Nix your vices
As though you needed another reason to lay off the cigs, it turns out smoking actually increases your susceptibility to infections, says Robert Harrison, epidemiologist and pediatric infectious disease consultant at Children's Healthcare of Atlanta.
But that's not the only vice that viruses love. Knocking back too much booze can deplete your body of immunity-boosting nutrients like zinc and vitamin C, and fried foods, which are chock-full of free radicals that damage cells, can make you more prone to infection. Sorry, girls. But look on the bright side—you've still got sex and chocolate to fall back on!
Tips on how to quit smoking for good
Not surprising but important enough to repeat—being healthy helps keep you, well, healthy, says Vanessa Maier, M.D., family medicine physician at University Hospital's Case Medical Center.
Living a healthy lifestyle, from exercising and eating nutrient-rich foods to getting enough sleep, helps your body—immune system included—stay in working order. So when a little virus comes creeping along, your body sends out this message: Access denied! Plus, if you get sick when you're otherwise healthy, the illness is less likely to drag on, which means you don't have to spend all of your sick days being sick.
Your derm isn't the only doc who wants you to keep your hands off of your face. Hand-to-hand contact—touching something (or someone!) covered in viral particles and then touching your eyes, nose, or mouth—is the number one culprit of cold and flu infections, says Maier. Try this trick for keeping germs at bay: Imagine everyone has red paint on their hands and all the things they touch get coated. It's going to be nearly impossible to avoid picking up more paint on your hands, but you can easily keep it off of your face, says Larry Weiss, lead scientist at CleanWell. You just have to put your mind to it. And help out others by sneezing and coughing into your elbow, not your hand.
Take the shot
That one little stick decreases your chances of catching the flu by between 50 and 90 percent, says Susan Rehm, vice chairperson of the infectious disease department at the Cleveland Clinic. So if you want to stay flu-free, you better receive the shot, she says. This year for the first time, the Centers for Disease Control and Prevention recommends that everyone older than six months get vaccinated.
The truth about the seasonal flu
Whether you zone out best downward dogging in a yoga class or blasting through a bucket of tennis balls, find a way to de-stress this cold and flu season—especially if you're feeling extra frazzled. Stress causes your body to produce excess corticosteroid hormones that can seriously cramp your body's germ-fighting style, says Harrison. Plus, if you're spending all night counting sheep and not z's, your immune system is worn down too.
The average American washes his or her hands twice a day, and one of these times is in the shower, says Weiss. Please, oh, please, wash your hands more often—like every time you use the restroom, are going to eat or prepare food, or when you just find yourself near a faucet. And when you do, rub them together vigorously for 15 to 20 seconds. If not sink is handy, squirt out a shot of hand sanitizer. It may not scrub off the cream cheese from your morning bagel, but it does the trick on germs.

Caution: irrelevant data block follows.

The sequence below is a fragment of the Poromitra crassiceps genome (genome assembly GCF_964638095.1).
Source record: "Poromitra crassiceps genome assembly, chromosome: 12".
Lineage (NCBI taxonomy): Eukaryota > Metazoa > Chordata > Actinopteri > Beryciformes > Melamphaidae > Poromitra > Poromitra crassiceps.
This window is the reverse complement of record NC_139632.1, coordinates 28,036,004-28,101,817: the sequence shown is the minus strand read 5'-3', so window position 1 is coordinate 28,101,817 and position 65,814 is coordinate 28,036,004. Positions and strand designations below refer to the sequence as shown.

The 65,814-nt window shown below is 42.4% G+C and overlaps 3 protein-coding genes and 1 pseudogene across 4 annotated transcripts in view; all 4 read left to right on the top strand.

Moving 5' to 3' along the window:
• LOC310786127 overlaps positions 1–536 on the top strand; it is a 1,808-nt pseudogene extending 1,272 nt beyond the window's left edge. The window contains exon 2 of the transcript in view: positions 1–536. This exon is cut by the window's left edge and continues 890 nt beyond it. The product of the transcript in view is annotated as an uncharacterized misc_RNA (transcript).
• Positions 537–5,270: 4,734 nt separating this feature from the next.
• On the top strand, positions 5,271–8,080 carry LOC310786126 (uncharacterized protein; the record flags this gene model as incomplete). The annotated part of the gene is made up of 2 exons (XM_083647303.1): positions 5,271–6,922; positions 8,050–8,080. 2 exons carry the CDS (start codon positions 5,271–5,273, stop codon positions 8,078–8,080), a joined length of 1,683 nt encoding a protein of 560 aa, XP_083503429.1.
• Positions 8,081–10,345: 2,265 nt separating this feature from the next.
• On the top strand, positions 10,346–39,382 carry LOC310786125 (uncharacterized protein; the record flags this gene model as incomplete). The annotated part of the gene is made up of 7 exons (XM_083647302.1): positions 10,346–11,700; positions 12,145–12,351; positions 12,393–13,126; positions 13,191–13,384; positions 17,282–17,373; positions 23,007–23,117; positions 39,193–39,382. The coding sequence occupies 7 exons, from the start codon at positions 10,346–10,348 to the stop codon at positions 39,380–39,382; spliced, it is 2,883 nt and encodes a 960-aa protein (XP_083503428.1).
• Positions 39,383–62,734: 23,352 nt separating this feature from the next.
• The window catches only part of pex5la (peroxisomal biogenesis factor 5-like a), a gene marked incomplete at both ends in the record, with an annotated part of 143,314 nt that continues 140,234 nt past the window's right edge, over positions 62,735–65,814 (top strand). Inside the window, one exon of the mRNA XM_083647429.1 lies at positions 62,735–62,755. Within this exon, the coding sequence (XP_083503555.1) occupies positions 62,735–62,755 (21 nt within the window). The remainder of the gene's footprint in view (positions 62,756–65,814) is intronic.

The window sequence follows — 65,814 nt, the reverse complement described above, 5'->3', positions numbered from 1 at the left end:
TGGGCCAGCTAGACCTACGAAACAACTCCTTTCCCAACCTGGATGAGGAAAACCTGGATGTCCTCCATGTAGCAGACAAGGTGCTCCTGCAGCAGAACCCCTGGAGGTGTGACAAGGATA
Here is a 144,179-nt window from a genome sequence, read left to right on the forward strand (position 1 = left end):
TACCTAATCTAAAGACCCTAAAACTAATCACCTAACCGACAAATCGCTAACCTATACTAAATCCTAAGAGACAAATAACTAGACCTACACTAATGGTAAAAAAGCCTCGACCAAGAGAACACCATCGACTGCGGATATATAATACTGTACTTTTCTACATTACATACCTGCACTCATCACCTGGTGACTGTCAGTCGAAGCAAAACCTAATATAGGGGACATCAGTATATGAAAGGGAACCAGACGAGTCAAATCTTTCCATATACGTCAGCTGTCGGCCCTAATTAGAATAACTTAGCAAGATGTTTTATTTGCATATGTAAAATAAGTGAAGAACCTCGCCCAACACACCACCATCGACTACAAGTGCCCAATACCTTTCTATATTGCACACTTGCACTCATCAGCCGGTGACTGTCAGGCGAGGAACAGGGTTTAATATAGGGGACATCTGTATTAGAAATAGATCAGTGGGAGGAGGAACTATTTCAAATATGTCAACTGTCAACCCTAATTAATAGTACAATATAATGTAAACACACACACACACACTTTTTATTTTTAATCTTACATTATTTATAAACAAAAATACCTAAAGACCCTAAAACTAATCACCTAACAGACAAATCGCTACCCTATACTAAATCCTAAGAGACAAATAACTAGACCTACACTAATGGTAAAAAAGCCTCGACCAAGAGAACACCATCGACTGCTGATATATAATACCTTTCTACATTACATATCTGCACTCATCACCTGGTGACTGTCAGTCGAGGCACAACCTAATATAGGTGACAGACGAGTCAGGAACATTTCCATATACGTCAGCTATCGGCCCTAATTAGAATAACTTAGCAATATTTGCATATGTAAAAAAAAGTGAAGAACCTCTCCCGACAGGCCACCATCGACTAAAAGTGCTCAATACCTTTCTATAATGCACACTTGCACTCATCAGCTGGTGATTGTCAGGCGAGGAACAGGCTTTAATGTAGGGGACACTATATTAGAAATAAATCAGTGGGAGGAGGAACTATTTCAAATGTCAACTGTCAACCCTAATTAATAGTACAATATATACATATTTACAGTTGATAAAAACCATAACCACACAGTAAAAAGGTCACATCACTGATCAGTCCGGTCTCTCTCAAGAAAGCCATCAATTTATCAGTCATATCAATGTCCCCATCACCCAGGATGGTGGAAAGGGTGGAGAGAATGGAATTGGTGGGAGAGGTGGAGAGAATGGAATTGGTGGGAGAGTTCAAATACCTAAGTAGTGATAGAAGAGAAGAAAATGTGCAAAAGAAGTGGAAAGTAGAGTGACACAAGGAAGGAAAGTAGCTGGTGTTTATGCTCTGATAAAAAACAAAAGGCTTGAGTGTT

Keep your plates to yourself
Whoever said sharing is caring probably wasn't talking about germs. Glasses, plates, and utensils are pretty darn good at carrying viral particles, so during cold and flu season think twice before sharing your dessert, says Maier. Another hotbed for germs? The office kitchen. Avoid using communal mugs, plates, and utensils. Just store your own in your desk and wash them before and after each use. On the home front, when you've got the sniffles, you've got a guaranteed out from cooking or dish-washing duty: You could breathe, cough, or sneeze viruses all over, spreading them to loved ones.
9 Ways to avoid germs at the gym
Have a staycation
Okay, so lying in bed with a fever isn't exactly a staycation, but if you're sick, you better remain at home in bed, says Maier. Your body needs rest to preserve the energy and calories to fight the infection. Plus, hiding away is the easiest way to prevent spreading germs to others—especially those for whom the flu can be dangerous. Each year more than 36,000 people die and 200,000 are hospitalized because of flu, including young children, the elderly, and people with chronic medical conditions like asthma, says Rehm.
Wipe out germs
As if cold and flu viruses weren't nasty enough already, it turns out the scoundrels can live on flat nonporous surfaces, like kitchen tables, bathroom counters, and sinks or toilets for up to three days! The CDC recommends cleaning hard surfaces daily with a mixture of chlorine bleach—to prepare for germ warfare add one-quarter cup of bleach to one gallon warm water. Let the solution sit on surfaces for 10 minutes before rinsing off with water. The more frequently you bleach, the better, but don't obsess. Even once every other day will go a long way in preventing the spread of germs. And FYI: Fabrics aren't as skilled as hard surfaces at transmitting viruses, so don't worry about slaving over the laundry 24-7.